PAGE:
What is Signal to Noise Ratio?
In the book Presentation Zen, author Garr Reynolds talks about Signal to Noise Ratio (SNR). Here at The Prezenter we believe that this is something all presenters need to be aware of. But what is it and how can it help you be more effective in front of an audience?
The following content is taken directly from Presentation Zen and explains everything perfectly:
The signal to-noise ratio (SNR) is a principal borrowed from more technical fields such as radio communications an electronic communicaton in general. The principle itself, however, applies to design and communication problems in virtualy any field. For our purposes, the SNR is the ratio of relevant to irrelevant elements and information in a slide or other display. The goal is to have the highest signal-to-noise ratio possible in your slides. People have a hard time coping with too much information. There is simply a limit to a person’s ability to process new information efficiently and effectively. Aiming for a higher SNR attempts to make things easier for people. Understanding can be hard enough without bombarding audience members with excessive and nonessential visuals that are supposed to be playing a supportive role.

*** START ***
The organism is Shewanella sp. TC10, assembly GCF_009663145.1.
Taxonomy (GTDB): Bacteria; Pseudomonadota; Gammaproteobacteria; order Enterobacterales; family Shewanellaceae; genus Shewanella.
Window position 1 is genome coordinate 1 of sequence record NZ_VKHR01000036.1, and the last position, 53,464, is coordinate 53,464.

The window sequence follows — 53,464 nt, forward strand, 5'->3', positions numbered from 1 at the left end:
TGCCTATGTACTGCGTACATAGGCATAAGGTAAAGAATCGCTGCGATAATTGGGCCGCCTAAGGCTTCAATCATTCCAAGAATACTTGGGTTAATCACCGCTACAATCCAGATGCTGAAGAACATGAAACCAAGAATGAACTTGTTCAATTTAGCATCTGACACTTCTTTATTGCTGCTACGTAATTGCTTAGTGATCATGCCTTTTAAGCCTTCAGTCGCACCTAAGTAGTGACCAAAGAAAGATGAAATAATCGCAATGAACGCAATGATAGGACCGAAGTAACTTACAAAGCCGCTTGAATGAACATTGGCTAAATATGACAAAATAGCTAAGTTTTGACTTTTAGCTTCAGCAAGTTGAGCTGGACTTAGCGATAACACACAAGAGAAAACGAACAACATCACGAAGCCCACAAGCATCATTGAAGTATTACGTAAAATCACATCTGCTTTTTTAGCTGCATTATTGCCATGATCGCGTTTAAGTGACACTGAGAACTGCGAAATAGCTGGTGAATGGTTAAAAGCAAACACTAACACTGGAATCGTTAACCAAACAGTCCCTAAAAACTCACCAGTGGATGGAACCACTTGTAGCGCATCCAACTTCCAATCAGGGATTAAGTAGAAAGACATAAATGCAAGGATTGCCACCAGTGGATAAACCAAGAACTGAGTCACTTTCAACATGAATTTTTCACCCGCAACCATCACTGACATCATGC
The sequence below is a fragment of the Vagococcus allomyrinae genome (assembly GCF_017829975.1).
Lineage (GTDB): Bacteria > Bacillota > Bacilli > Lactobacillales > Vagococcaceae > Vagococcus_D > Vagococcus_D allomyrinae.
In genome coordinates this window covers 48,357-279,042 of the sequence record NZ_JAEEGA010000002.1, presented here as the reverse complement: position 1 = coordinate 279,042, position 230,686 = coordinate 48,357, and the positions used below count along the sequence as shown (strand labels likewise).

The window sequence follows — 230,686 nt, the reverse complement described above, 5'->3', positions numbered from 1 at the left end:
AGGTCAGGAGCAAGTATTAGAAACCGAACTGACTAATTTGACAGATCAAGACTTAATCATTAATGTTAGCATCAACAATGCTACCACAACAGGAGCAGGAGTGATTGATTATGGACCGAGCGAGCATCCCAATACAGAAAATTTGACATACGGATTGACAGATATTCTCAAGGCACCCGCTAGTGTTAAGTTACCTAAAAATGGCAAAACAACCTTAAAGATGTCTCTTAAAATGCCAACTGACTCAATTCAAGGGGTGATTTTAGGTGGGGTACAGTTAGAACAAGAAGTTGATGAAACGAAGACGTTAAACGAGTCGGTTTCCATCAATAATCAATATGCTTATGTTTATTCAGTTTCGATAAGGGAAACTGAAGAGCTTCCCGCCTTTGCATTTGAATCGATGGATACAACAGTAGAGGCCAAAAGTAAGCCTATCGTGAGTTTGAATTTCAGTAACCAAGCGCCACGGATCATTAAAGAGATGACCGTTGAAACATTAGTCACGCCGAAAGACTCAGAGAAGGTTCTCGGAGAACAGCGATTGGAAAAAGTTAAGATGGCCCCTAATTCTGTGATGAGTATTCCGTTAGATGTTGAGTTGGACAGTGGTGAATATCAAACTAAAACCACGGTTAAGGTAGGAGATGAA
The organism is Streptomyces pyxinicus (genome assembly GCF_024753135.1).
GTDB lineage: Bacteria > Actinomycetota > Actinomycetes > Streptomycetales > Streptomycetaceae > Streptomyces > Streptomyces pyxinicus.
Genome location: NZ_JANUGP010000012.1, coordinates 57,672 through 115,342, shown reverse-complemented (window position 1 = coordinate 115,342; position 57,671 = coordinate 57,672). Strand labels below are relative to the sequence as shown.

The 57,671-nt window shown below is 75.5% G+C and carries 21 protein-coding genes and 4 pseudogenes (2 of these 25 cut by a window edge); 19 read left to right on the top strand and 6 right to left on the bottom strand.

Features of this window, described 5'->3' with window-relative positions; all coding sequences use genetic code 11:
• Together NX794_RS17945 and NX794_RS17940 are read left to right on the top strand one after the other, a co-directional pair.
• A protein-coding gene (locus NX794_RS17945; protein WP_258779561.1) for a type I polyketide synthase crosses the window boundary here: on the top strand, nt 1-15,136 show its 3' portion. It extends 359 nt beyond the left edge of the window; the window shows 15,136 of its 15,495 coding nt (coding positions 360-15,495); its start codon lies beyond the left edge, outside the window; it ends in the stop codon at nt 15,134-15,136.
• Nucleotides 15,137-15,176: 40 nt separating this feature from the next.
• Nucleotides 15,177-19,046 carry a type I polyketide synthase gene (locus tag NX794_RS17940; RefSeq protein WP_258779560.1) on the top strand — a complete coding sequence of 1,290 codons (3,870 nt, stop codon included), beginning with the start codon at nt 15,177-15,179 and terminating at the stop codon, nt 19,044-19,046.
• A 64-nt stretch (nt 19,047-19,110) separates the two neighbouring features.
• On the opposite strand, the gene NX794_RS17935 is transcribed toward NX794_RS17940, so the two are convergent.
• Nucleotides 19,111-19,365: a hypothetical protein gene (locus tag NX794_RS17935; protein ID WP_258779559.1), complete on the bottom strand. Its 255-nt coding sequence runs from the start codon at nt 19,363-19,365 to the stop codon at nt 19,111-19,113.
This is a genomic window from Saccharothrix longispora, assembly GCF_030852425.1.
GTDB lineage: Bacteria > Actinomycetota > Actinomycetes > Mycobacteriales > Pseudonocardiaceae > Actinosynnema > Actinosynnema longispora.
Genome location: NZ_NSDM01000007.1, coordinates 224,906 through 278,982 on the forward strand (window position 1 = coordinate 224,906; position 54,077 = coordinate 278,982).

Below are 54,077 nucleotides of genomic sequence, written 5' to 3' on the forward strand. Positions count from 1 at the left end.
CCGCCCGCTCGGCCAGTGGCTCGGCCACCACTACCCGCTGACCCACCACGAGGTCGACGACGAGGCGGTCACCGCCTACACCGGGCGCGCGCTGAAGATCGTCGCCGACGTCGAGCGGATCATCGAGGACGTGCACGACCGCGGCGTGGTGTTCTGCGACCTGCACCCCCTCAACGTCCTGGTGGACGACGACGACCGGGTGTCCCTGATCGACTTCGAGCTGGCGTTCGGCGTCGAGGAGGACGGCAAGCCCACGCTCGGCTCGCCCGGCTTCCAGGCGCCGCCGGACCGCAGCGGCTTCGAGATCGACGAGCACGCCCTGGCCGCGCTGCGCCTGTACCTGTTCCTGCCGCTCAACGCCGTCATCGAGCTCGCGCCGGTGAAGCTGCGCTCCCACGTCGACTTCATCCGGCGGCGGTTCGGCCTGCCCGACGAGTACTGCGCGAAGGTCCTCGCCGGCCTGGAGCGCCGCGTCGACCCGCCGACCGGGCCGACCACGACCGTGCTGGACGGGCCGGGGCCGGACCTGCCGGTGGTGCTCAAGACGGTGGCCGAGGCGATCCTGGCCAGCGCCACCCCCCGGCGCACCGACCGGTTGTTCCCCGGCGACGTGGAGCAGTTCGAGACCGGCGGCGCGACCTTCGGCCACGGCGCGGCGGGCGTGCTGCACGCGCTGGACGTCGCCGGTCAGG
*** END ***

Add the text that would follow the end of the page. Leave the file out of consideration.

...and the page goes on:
Ensuring the highest possible signal-to-noise ratio means communicating (designing) clearly with as little degradation to the message as possible.
An example of SNR in presentation design
Below is a great example of how one of our presentation designers have taken an existing PowerPoint slide with a very low SNR ratio, and then redesigned it to make sure that the Signal comes through in a much clearer way. It also looks absolutely stunning I’m sure you’ll agree.
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